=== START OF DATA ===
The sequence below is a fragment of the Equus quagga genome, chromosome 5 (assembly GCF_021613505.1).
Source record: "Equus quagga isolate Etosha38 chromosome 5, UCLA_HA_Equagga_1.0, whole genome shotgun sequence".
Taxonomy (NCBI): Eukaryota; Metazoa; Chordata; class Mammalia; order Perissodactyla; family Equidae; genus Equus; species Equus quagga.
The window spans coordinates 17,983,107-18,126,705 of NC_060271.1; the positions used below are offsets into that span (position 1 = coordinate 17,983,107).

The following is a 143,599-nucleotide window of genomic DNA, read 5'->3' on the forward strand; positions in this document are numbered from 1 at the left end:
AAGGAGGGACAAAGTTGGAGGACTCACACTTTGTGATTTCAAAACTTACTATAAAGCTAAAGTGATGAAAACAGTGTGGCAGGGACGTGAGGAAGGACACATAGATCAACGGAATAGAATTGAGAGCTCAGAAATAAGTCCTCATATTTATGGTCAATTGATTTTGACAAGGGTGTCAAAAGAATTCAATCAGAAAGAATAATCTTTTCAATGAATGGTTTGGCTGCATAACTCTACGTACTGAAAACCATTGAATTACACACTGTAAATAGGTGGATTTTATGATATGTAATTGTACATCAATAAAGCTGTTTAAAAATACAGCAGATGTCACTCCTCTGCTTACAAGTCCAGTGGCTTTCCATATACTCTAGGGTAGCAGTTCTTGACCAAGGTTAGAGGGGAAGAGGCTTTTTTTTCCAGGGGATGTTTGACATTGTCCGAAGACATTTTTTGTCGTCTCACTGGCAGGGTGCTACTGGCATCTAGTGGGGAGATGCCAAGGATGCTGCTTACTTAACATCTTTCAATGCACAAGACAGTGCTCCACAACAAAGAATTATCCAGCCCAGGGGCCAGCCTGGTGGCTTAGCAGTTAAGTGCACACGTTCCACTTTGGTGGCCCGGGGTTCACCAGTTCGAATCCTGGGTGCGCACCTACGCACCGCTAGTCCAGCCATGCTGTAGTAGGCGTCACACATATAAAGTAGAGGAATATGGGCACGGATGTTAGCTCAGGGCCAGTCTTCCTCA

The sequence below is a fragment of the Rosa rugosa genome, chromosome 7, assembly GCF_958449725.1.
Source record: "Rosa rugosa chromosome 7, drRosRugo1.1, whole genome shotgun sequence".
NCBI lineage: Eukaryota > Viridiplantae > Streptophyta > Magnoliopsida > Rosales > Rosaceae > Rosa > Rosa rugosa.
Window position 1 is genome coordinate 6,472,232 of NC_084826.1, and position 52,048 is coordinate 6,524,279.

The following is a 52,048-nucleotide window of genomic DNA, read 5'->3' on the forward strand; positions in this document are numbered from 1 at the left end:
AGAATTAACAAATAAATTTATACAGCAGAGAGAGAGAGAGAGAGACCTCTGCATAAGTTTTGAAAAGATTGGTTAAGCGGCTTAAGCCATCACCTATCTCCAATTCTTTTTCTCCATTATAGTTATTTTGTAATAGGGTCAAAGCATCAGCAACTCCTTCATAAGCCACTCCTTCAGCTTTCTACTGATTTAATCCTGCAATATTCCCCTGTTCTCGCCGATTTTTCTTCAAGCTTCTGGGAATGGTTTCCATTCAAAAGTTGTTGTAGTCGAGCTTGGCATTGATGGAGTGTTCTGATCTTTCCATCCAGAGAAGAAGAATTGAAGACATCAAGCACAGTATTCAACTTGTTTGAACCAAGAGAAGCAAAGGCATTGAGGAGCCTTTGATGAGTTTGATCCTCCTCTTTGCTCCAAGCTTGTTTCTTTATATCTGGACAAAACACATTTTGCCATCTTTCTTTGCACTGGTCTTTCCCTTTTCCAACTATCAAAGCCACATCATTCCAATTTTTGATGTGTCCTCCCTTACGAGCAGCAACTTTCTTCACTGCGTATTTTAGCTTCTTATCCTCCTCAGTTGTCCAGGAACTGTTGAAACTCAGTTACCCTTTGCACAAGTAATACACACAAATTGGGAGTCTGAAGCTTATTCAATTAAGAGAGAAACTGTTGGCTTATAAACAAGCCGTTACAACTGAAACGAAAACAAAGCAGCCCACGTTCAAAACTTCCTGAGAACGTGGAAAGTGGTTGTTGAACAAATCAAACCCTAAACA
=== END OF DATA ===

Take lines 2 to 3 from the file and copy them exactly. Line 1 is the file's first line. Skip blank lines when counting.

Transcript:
Source record: "Equus quagga isolate Etosha38 chromosome 5, UCLA_HA_Equagga_1.0, whole genome shotgun sequence".
Taxonomy (NCBI): Eukaryota; Metazoa; Chordata; class Mammalia; order Perissodactyla; family Equidae; genus Equus; species Equus quagga.